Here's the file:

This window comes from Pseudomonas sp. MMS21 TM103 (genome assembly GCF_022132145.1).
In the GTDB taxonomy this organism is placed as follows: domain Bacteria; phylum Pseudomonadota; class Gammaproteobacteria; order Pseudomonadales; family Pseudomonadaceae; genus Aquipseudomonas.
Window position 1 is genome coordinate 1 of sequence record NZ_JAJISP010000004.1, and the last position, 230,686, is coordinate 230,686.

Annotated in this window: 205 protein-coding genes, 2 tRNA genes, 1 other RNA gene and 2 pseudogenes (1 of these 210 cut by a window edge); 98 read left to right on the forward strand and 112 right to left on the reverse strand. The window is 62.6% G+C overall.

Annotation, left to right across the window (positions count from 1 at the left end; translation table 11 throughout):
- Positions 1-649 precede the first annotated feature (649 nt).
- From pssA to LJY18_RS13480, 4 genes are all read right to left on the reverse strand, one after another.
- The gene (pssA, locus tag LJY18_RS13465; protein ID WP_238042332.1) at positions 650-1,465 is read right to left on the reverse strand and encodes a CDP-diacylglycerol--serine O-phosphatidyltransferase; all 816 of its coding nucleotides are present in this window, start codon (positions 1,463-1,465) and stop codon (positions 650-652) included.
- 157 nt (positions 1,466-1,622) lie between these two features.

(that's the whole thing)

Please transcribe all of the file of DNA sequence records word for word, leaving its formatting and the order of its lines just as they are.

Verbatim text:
This window comes from Pseudomonas sp. MMS21 TM103 (genome assembly GCF_022132145.1).
In the GTDB taxonomy this organism is placed as follows: domain Bacteria; phylum Pseudomonadota; class Gammaproteobacteria; order Pseudomonadales; family Pseudomonadaceae; genus Aquipseudomonas.
Window position 1 is genome coordinate 1 of sequence record NZ_JAJISP010000004.1, and the last position, 230,686, is coordinate 230,686.

Annotated in this window: 205 protein-coding genes, 2 tRNA genes, 1 other RNA gene and 2 pseudogenes (1 of these 210 cut by a window edge); 98 read left to right on the forward strand and 112 right to left on the reverse strand. The window is 62.6% G+C overall.

Annotation, left to right across the window (positions count from 1 at the left end; translation table 11 throughout):
- Positions 1-649 precede the first annotated feature (649 nt).
- From pssA to LJY18_RS13480, 4 genes are all read right to left on the reverse strand, one after another.
- The gene (pssA, locus tag LJY18_RS13465; protein ID WP_238042332.1) at positions 650-1,465 is read right to left on the reverse strand and encodes a CDP-diacylglycerol--serine O-phosphatidyltransferase; all 816 of its coding nucleotides are present in this window, start codon (positions 1,463-1,465) and stop codon (positions 650-652) included.
- 157 nt (positions 1,466-1,622) lie between these two features.